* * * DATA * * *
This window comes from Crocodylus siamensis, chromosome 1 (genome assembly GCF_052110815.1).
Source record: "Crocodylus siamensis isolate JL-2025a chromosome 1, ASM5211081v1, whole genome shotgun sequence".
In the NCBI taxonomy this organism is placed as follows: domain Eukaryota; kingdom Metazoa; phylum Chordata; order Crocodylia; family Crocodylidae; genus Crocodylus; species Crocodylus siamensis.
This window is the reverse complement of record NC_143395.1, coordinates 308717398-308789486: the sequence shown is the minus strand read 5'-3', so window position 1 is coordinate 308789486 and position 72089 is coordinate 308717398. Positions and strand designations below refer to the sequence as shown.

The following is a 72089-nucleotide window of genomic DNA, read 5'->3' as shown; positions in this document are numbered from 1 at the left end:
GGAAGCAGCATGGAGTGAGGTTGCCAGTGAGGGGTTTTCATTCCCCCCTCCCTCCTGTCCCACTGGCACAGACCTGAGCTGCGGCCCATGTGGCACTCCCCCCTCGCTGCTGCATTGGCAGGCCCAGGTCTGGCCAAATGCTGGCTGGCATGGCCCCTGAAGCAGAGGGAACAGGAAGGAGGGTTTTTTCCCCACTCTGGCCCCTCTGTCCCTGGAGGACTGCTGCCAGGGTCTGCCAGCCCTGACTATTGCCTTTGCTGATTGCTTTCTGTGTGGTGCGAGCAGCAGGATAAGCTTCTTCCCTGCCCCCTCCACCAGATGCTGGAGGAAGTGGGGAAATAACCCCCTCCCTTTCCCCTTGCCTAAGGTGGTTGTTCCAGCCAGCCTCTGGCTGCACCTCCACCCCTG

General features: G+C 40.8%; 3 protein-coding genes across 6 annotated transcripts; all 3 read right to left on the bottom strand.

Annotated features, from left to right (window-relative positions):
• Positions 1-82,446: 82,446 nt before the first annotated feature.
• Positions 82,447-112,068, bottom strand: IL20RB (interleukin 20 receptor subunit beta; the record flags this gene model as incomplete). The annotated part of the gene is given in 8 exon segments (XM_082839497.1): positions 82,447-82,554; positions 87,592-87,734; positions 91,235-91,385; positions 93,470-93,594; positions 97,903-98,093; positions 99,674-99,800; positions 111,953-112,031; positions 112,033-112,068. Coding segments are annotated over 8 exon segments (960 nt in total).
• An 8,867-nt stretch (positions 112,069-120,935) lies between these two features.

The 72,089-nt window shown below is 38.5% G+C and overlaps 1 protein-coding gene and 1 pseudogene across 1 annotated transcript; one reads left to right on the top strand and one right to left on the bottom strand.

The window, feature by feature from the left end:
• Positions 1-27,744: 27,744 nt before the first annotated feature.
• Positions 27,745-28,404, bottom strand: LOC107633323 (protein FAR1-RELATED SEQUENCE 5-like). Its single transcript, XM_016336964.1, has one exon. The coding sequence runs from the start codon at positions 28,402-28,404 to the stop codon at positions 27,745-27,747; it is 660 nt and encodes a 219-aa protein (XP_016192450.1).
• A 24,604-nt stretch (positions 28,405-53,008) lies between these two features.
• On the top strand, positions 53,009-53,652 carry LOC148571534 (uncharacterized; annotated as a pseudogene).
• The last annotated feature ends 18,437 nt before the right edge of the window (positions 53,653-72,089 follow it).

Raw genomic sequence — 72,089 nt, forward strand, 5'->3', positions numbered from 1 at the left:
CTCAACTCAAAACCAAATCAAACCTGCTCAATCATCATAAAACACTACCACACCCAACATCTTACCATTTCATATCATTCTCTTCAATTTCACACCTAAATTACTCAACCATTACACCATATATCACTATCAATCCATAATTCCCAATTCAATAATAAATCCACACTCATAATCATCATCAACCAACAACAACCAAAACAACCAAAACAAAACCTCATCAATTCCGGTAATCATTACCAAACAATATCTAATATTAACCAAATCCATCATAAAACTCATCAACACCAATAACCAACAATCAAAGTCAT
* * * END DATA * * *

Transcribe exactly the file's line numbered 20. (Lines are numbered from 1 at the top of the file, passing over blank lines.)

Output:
CTCAACTCAAAACCAAATCAAACCTGCTCAATCATCATAAAACACTACCACACCCAACATCTTACCATTTCATATCATTCTCTTCAATTTCACACCTAAATTACTCAACCATTACACCATATATCACTATCAATCCATAATTCCCAATTCAATAATAAATCCACACTCATAATCATCATCAACCAACAACAACCAAAACAACCAAAACAAAACCTCATCAATTCCGGTAATCATTACCAAACAATATCTAATATTAACCAAATCCATCATAAAACTCATCAACACCAATAACCAACAATCAAAGTCAT